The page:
Bill spent his junior year in college in Heidelberg, Germany, 1972.

Growing up in Cleveland was fun. Our family lived in predominantly Black neighborhoods until we moved to the “suburbs“ when I was in the seventh grade. The city of Garfield Heights was heavily Polish and Italian, and mostly Catholic. There were two other Sanseis in my school. One would be class valedictorian and the other would marry my older brother and become my sister-in-law.

I was active in the Boy Scouts, March of Dimes program, and even worked on political campaigns starting in the eighth grade. In high school, I was Student Council President, voted “Most Likely to Succeed,” a King’s Court attendant, and Junior Varsity Wrestling Captain. I even attended the American Legion’s Buckeye Boys State.

Following my parents’ tradition of community involvement, I became active in Junior JACL in 1964. The Junior JACL organized in parallel to the National JACL structure with our own national and district conventions. Our chapter had about 40-50 active members and since we were in the Midwest, we had district meetings three times a year stretching from St Louis and the Twin Cities, to Cleveland, Dayton, and Cincinnati, with Milwaukee, Chicago, and Detroit in between. These cities can be as far as 750 miles apart… a long distance to travel for a weekend in those days, especially since we drove (what young person could afford plane tickets?).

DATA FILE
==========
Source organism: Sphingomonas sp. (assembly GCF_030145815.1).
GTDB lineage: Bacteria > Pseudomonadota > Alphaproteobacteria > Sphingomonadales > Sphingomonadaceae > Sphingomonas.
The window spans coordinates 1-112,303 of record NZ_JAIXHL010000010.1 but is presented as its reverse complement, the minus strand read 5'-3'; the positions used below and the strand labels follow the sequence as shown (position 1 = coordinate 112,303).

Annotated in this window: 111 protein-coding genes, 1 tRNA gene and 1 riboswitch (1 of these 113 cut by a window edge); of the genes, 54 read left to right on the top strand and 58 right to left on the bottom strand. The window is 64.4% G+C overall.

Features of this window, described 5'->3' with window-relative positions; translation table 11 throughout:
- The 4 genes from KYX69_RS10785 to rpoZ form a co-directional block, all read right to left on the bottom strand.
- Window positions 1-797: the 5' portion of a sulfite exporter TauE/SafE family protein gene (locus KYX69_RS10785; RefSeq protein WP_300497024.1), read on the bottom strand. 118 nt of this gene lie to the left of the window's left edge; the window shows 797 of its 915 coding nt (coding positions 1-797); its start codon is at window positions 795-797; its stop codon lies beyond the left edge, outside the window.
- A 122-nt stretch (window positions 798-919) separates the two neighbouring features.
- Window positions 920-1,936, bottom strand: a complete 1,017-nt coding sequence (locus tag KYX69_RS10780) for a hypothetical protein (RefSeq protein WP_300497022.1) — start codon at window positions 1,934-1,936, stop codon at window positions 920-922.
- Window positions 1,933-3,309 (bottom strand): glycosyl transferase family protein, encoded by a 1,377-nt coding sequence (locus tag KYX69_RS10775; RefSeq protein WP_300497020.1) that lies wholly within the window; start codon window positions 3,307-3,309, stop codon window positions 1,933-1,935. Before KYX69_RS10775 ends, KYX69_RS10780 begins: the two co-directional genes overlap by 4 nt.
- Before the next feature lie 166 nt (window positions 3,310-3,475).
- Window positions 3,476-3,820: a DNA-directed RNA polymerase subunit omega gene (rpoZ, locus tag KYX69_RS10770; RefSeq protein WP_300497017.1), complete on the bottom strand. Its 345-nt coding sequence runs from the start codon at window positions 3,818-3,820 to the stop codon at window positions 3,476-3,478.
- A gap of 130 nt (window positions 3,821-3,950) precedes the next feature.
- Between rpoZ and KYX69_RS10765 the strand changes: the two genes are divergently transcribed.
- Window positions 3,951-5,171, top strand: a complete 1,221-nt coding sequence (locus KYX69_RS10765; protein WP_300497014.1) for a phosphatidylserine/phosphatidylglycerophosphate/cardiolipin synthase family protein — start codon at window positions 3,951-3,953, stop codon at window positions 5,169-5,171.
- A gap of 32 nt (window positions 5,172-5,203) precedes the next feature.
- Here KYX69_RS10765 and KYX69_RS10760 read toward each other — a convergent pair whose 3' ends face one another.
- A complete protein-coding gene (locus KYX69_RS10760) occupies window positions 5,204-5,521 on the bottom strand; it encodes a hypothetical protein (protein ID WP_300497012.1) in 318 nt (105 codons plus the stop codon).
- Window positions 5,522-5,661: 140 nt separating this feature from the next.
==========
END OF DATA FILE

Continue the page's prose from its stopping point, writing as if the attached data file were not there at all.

Our weekend workshops were “legendary” with no one getting any sleep. There was something exhilarating about meeting other Sanseis and realizing there were so many shared feelings and thoughts.

I went to a small liberal arts college in Ohio and majored in political science and spent my junior year in Heidelberg, Germany. When I graduated from college, I went to graduate school at Kent State University. Later, I dropped out, had odd jobs, bartended for three years, before I started my career job working for the SSA in Cleveland in the late ‘70s.